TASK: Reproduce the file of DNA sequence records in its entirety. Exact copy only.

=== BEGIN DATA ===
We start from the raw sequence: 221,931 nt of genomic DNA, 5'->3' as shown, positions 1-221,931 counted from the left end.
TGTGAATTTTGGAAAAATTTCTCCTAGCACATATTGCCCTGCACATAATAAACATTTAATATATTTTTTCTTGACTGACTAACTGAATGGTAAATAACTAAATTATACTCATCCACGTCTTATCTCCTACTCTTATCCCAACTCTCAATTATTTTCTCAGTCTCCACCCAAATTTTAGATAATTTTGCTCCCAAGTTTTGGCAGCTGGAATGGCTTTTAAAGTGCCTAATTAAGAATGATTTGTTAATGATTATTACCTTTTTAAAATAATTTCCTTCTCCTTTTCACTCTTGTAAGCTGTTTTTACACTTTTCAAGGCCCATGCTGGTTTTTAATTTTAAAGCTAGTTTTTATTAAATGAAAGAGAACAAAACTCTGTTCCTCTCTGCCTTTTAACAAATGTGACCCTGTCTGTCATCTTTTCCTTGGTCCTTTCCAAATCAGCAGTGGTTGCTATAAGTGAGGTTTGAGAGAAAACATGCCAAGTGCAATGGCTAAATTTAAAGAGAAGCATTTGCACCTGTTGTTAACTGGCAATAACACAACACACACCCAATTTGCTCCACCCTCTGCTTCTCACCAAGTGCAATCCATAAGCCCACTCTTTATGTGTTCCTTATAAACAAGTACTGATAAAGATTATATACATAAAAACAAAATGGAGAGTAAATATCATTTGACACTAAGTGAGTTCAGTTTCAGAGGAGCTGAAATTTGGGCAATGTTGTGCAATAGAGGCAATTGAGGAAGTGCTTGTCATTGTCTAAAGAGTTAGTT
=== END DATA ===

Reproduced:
We start from the raw sequence: 221,931 nt of genomic DNA, 5'->3' as shown, positions 1-221,931 counted from the left end.
TGTGAATTTTGGAAAAATTTCTCCTAGCACATATTGCCCTGCACATAATAAACATTTAATATATTTTTTCTTGACTGACTAACTGAATGGTAAATAACTAAATTATACTCATCCACGTCTTATCTCCTACTCTTATCCCAACTCTCAATTATTTTCTCAGTCTCCACCCAAATTTTAGATAATTTTGCTCCCAAGTTTTGGCAGCTGGAATGGCTTTTAAAGTGCCTAATTAAGAATGATTTGTTAATGATTATTACCTTTTTAAAATAATTTCCTTCTCCTTTTCACTCTTGTAAGCTGTTTTTACACTTTTCAAGGCCCATGCTGGTTTTTAATTTTAAAGCTAGTTTTTATTAAATGAAAGAGAACAAAACTCTGTTCCTCTCTGCCTTTTAACAAATGTGACCCTGTCTGTCATCTTTTCCTTGGTCCTTTCCAAATCAGCAGTGGTTGCTATAAGTGAGGTTTGAGAGAAAACATGCCAAGTGCAATGGCTAAATTTAAAGAGAAGCATTTGCACCTGTTGTTAACTGGCAATAACACAACACACACCCAATTTGCTCCACCCTCTGCTTCTCACCAAGTGCAATCCATAAGCCCACTCTTTATGTGTTCCTTATAAACAAGTACTGATAAAGATTATATACATAAAAACAAAATGGAGAGTAAATATCATTTGACACTAAGTGAGTTCAGTTTCAGAGGAGCTGAAATTTGGGCAATGTTGTGCAATAGAGGCAATTGAGGAAGTGCTTGTCATTGTCTAAAGAGTTAGTT